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Late Busty Babe Using BK to Bilk Late Billionaire

It’s known to lawyers and legal experts as the case of Marshall vs. Marshall. To the rest of us it’s the long-running legal soap opera of Anna Nicole Smith, the 26-year-old stripper and Playboy model who married 89-year-old Texas oilman J. Howard Marshall. Then, after the billionaire passed away 14 months later, Smith and her lawyer-vultures launched a legal assault to overturn his written will and cash in on his estate.

Anna Nicole herself died from a lethal overdose of prescription drugs in 2007 at the age of 39. But the case of Marshall vs. Marshall continues its 13-year odyssey through the court system. It’s been pushed along by Anna Nicole’s former lawyer and current executor of her own will, Howard K. Stern – who, by the way, was recently hit with criminal charges in connection with her death.

Manipulation and abuse of the bankruptcy system has certainly been the top card in the Smith team’s legal deck. When a probate court was about to rule against her claim to millions of dollars from her late husband’s estate in Texas, Smith’s lawyers went “forum shopping” and filed for bankruptcy in California. There she was awarded $447 million of Marshall’s money – money she never would have seen had she stuck with challenging his will directly in Texas.

The California bankruptcy judgment helped the case take on a life of its own. The award was next trimmed by a federal district court, overturned by the Ninth Circuit Court of Appeals, and then reviewed by the U.S. Supreme Court – which sent the case back to the Appeals Court for reconsideration on narrow grounds. The case remains there today.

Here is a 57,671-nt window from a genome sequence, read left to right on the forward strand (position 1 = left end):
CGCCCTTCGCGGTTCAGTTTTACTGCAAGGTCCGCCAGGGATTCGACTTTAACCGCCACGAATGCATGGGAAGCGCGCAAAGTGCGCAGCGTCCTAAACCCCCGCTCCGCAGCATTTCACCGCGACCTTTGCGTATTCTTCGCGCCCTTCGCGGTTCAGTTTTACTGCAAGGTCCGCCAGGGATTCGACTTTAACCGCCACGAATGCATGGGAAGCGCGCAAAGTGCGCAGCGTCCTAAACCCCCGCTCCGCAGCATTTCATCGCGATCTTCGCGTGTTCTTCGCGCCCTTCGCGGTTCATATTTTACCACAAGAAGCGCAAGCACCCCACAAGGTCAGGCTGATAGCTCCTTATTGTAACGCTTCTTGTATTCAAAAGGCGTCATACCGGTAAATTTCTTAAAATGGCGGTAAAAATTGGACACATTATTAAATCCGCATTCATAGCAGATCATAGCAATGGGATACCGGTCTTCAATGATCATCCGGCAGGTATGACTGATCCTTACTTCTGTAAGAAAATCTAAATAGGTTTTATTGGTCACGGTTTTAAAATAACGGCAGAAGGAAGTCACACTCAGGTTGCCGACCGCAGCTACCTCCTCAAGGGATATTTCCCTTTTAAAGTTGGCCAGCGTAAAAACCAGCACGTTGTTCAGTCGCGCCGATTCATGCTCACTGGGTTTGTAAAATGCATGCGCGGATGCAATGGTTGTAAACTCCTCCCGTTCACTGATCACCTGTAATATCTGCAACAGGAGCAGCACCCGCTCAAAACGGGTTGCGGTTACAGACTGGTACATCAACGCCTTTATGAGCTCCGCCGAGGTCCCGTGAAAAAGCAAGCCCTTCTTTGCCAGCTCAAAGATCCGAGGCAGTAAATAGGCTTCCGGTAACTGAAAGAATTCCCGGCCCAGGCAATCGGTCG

Snicker and dismiss the whole sordid mess if you want, but the case of Marshall vs. Marshall is a dark cloud hanging over the Ninth Circuit Court of Appeals and states within its jurisdiction – including Nevada. Should the Smith-Stern forces end up winning this legal circus it would set a dangerous precedent that could expand Nevada’s current unwelcome status as the bankruptcy capital of the nation.

The number of legitimate bankruptcies is high enough already. Compared with the previous year’s fourth quarter, Nevada’s fourth-quarter bankruptcy filings in 2008 were up 38 percent. The extensive Las Vegas real estate and retailing assets of Chicago-based General Growth Properties will be affected by the company’s April 15 Chapter 11 filing. Meanwhile, speculation continues that any number of big casino properties will go that route as well.

Bankruptcy should be a last-ditch option for truly desperate people and firms in financial distress. Instead it’s becoming a great way to not only walk away from one’s obligations, but thanks to the late gold-digger and her lawyers, it’s now being abused as a way to go after the assets of someone else.

The Ninth Circuit Court of Appeals recently scheduled oral arguments on Marshall vs. Marshall for June 26th in Seattle. Let’s hope the court reaches the obvious conclusion that the Marshall estate was never intended for Anna Nicole Smith and her legal team.